using the arrow buttons.
by clicking on the page.
the page around when zoomed in by dragging it.
the zoom using the slider when zoomed-in.
by clicking on the zoomed-in page.
by entering text in the search field, and select "This Issue" or "All Issues"
by clicking on thumbnails to select pages, and then press the print button.
displays sections with thumbnails and descriptions.
displays a slider of thumbnails. Click on a page to jump.
allows you to browse the full archive.
about your subscription?
Lions Roar : January 2015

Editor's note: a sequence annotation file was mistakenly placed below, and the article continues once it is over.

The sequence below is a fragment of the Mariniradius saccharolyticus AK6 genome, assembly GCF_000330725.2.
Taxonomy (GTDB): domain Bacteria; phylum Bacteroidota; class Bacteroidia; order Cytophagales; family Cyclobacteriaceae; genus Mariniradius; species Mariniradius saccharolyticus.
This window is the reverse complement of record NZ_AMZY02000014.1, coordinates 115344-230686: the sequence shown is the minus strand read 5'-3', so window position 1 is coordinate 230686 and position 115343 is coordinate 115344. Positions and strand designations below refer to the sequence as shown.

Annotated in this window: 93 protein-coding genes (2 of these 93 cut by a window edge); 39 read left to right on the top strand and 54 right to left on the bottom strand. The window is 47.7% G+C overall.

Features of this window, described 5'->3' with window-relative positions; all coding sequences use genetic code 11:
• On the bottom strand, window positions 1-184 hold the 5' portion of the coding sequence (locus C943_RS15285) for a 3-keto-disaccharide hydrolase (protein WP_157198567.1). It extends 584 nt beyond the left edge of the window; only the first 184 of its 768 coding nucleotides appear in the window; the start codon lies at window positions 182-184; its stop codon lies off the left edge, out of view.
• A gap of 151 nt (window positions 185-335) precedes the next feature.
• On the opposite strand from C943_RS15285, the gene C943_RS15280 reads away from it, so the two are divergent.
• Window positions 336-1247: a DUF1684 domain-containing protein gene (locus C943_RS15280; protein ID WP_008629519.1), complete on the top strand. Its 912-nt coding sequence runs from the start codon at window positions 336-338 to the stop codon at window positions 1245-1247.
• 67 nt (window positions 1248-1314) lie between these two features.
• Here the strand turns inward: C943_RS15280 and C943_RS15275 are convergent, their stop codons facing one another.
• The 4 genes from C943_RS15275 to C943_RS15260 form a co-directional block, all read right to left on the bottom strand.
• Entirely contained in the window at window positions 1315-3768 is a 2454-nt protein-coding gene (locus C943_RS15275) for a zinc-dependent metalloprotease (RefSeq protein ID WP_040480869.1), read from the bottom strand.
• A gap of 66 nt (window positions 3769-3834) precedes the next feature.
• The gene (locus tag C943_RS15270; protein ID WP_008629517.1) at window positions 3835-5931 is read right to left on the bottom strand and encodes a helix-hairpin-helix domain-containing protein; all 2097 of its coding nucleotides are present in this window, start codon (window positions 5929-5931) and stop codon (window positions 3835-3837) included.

Roshi Bernie Glassman Facing the Ultimate Challenge “we all forM our own cluBs,” says Roshi Bernie Glassman. If we’re black, we may exclude whites. If we’re white, we may exclude blacks. “If we’re liberal,” Glassman continues, “we never listen to conservatives or read books by them or invite them to tea, and if we’re conservative, vice versa. “The most common thing we do to people that don’t fit out club is we avoid them. We also imprison them. Sometimes we beat them up. In the South, we used to lynch them. Gays? We bash them.” Glassman was at one time an engineer and mathematician working in the aerospace industry. After receiving traditional Zen training from Maezumi Roshi, he realized that his calling was to take his practice out into the world. His first step was to establish Greyston Mandala, a collection of companies that both generated profits and benefited the homeless. Next, Glassman began holding his groundbreaking “bearing witness” retreats, in which participants enter an environment that’s so overwhelm- ing that they drop their habitual thought patterns. For twenty years, Glassman has been leading bearing witness retreats at a place that represents the most terrible case of what we do to those outside our club: Auschwitz. Survivors, children of survivors, people from all over the world, of different reli- gions, even children and grandchildren of SS members—they’ve all sat with Glassman on the camp’s infamous train tracks, alter- nating silence with chanting the names of Holocaust victims. Generally, the retreatants believe they’d always deal with others humanely. On retreat, however, they’re thrust into close contact with those outside their club, and “being as we’re human,” says Glassman, “pretty soon what pops up is people get angry at how others are acting. Then we deal with that. “The theme of an Auschwitz retreat is not the Holocaust,” Glassman asserts. “It’s ‘How do we deal with each other?’” In 2014, Glassman spearheaded a retreat marking the twenti- eth anniversary of the Rwandan genocide. The retreatants were half international and half African. It included a Tutsi woman whose arm had been chopped off, and the Hutu man who did it. Like the Auschwitz retreats, it had a universal theme: forgive- ness. For years, Rwandans had been working on reconciliation, but, according to Glassman, “what you see when you look in their eyes is trauma.” Forgiveness is the ultimate challenge. One retreatant in Rwanda was a man who’d been an officer in the Belgian Air Force. In 1994 he led a team of 300 people flying into Rwanda to rescue Tutsis who were gathered in a stadium and who were going to be killed. When he landed his plane, however, he received orders to not protect the Tutsis, It is good to realize that falling apart is not such a bad thing. Indeed, it is as essential to evolutionary and psychological transformations as the cracking of outgrown shells. Polish psy- chiatrist Kazimierz Dabrowski calls it “positive disintegration.” He sees it in every global development of humanity, especially during periods of accelerated change, and it functions to permit the emergence of “higher psychic structures and awareness.” On the individual level, positive disintegration occurs when a person courageously confronts anomalies and contradic- tions of experience. It is like a dark night of the soul, a time of spiritual void and turbulence. But the anxieties and doubts are, Dabrowski maintains, “essentially healthy and creative.” They are creative not only for the person but for society, because they permit new and original approaches to reality. What “disintegrates” in periods of rapid transformation is not the self, but its defenses and ideas. We are not objects that can break. As open systems, we are, in the words of cyberneti- cian Norbert Wiener, “but whirlpools in a river of everflowing water. We are not stuff that abides, but patterns that perpetuate themselves.” We do not need to protect ourselves from change, for our very nature is change. Defensive self-protection, restrict- ing vision and movement like a suit of armor, makes it harder to adapt. It not only reduces flexibility, but blocks the flow of information we need to survive. Our “going to pieces,” however uncomfortable, can open us up to new perceptions, new data, and new responses. For Americans to get in touch with their pain for the world, a dark night of the soul may be hard to avoid. This is still the land of Dale Carnegie and Norman Vincent Peale, where an unflag- ging optimism is taken as the means and measure of success. As commercials for products and campaigns of politicians attest, the healthy and admirable person smiles a lot. The feelings of depression, loneliness, and anxiety, to which this thinking ani- mal has always been heir, carry here an added burden: one feels bad about feeling bad. One can even feel guilty about it. In a country built on utopian expectations, failure to hope can seem downright un-American. In our culture despair is feared and resisted because it rep- resents a loss of control. Our culture dodges it by demanding instant solutions when problems are raised. My political science colleagues in France ridiculed this trait of the American per- sonality. “You people prescribe before you finish the diagnosis,” they would say. “Let the difficulties reveal themselves first before rushing for a ready-made solution or else you will not under- stand them.” To do this would require that one view a stressful situation without the psychic security of knowing if and how it can be solved—in other words, a readiness to suffer a little. From World as Lover, World as Self, by Joanna Macy (Parallax). SHAMBHALA SUN jANUAry 2015 56